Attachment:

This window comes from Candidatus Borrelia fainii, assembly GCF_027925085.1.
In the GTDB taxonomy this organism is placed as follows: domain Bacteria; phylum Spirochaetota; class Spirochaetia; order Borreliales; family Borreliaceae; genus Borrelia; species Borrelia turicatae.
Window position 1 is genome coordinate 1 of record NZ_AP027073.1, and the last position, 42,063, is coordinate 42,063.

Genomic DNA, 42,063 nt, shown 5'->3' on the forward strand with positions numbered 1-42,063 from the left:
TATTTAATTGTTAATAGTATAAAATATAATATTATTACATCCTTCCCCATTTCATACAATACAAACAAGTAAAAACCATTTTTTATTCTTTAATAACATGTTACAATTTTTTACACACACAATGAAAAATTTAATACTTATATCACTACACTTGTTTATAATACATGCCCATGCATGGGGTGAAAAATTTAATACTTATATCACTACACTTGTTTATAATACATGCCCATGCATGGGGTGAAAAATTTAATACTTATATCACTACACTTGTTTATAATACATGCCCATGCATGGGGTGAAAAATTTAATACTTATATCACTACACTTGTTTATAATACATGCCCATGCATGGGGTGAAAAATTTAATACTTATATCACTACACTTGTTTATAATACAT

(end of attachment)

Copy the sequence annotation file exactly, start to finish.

This window comes from Candidatus Borrelia fainii, assembly GCF_027925085.1.
In the GTDB taxonomy this organism is placed as follows: domain Bacteria; phylum Spirochaetota; class Spirochaetia; order Borreliales; family Borreliaceae; genus Borrelia; species Borrelia turicatae.
Window position 1 is genome coordinate 1 of record NZ_AP027073.1, and the last position, 42,063, is coordinate 42,063.

Genomic DNA, 42,063 nt, shown 5'->3' on the forward strand with positions numbered 1-42,063 from the left:
TATTTAATTGTTAATAGTATAAAATATAATATTATTACATCCTTCCCCATTTCATACAATACAAACAAGTAAAAACCATTTTTTATTCTTTAATAACATGTTACAATTTTTTACACACACAATGAAAAATTTAATACTTATATCACTACACTTGTTTATAATACATGCCCATGCATGGGGTGAAAAATTTAATACTTATATCACTACACTTGTTTATAATACATGCCCATGCATGGGGTGAAAAATTTAATACTTATATCACTACACTTGTTTATAATACATGCCCATGCATGGGGTGAAAAATTTAATACTTATATCACTACACTTGTTTATAATACATGCCCATGCATGGGGTGAAAAATTTAATACTTATATCACTACACTTGTTTATAATACAT